What it's Like to Spend 22 Years in Prison for a Crime You Didn't Commit

March 4th 2015

Alex Mierjeski

The story of how Tyrone Hood, a 29-year-old, married man with three children who worked blue-collar odd jobs on Chicago’s South Side, found himself facing a 75-year sentence for the armed robbery and murder of a man he’d never met, is inauspicious from the get-go.

On May 8, 1993, Marshall Morgan, a promising young basketball player at the Illinois Institute of Technology went missing, and a little more than a week later, a car was found with Morgan’s body, mostly naked and pocked with three bullet holes. In the front seat, beer bottles lay strewn on the floor––some of which bore Hood’s fingerprints.

Detectives used the prints, along with testimony from Hood’s friends, as well as neighbors who claimed they saw the murder happen, to put Hood in the car at the time of Morgan’s killing, and to convict him accordingly. But throughout it all, Hood maintained his innocence. As the years passed, allegations surfaced that police had coerced confessions from Hood’s friends and also that officers had been paying at least one witness to cooperate. (One detective in the case, Kenneth Boudreau, was found to have 38 allegations of misconduct by the Chicago Torture Inquiry and Relief Commission in 2012, according to The New Yorker.)

But perhaps the lynchpin of Hood’s innocence was the dubious presence of Morgan’s estranged father, who, just months before reentering his son’s life, took out a life insurance policy for $44,000. It would later emerge that Morgan Sr. had murdered a fiancé in a nearly identical manner and collected on a $100,000 policy. In 2001, he was convicted of shooting yet another girlfriend and stuffing her­­––still alive––in the trunk of a car. Hood’s lawyers hold to the theory that after killing his son, Morgan Sr. grabbed bottles from a nearby dumpster and tossed them into the car to cover his tracks. That dumpster was nearby the school where he worked as a janitor, and also, coincidentally, a few blocks from Hood’s residence.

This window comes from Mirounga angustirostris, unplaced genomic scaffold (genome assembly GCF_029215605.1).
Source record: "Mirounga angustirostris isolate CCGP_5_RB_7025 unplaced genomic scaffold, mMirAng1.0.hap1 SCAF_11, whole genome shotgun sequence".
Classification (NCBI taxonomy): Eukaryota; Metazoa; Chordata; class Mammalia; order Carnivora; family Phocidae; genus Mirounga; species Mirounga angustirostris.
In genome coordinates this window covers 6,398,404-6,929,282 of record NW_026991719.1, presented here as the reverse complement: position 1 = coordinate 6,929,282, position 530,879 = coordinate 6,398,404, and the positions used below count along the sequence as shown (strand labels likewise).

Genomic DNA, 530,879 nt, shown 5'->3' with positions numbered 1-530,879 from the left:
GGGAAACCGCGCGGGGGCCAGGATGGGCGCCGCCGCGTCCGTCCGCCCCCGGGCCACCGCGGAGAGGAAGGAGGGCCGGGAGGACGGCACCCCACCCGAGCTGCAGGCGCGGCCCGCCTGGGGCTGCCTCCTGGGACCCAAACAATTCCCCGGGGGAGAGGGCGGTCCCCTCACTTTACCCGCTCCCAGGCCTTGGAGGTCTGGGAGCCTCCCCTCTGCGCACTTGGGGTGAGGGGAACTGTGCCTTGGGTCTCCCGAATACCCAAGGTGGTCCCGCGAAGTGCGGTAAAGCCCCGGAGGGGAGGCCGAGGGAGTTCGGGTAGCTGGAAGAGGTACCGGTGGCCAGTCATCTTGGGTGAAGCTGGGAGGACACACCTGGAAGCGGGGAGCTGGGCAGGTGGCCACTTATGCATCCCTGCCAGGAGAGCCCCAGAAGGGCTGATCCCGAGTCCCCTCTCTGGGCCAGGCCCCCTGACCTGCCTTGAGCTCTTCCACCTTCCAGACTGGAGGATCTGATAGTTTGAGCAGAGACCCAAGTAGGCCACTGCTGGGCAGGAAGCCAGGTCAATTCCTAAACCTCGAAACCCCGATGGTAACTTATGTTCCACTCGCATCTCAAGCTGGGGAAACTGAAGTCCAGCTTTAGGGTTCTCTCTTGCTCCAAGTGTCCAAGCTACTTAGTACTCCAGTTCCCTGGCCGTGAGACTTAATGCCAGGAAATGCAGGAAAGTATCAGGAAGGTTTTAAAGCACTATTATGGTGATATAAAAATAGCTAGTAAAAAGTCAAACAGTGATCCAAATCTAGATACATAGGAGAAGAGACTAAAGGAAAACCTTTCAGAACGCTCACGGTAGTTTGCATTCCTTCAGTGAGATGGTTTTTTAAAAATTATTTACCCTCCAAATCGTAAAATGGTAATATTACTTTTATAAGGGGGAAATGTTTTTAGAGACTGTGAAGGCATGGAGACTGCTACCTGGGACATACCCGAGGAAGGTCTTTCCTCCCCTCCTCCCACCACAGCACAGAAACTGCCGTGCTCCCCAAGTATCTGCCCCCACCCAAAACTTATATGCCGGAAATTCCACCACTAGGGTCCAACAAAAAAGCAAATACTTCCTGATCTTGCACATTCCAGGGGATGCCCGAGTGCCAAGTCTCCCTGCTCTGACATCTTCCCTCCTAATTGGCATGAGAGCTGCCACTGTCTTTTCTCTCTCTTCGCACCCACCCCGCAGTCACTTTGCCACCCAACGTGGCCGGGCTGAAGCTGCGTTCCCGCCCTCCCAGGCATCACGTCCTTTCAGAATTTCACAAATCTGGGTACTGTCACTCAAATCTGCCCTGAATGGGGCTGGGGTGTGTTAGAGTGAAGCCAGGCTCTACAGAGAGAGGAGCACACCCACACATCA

I first heard about this story through Nicholas Shcmidle’s excellent New Yorker piece detailing the case in the magazine last August. Then in January, with heaps of exonerating evidence, outgoing Illinois Gov. Patrick Quinn commuted Hood’s sentence, along with granting 43 other clemency petitions. This month, Hood's conviction was dismissed by a Chicago criminal court. Recently, with the help of Eva Nagao of the Exoneration Project, I spoke to Hood about his experience transitioning from life on the outside, to the inside, and back out again. 

Editor’s note: this transcript has been edited for clarity and conciseness.

ATTN: What was it like transitioning from life as a free man to a life in prison with no foreseeable end?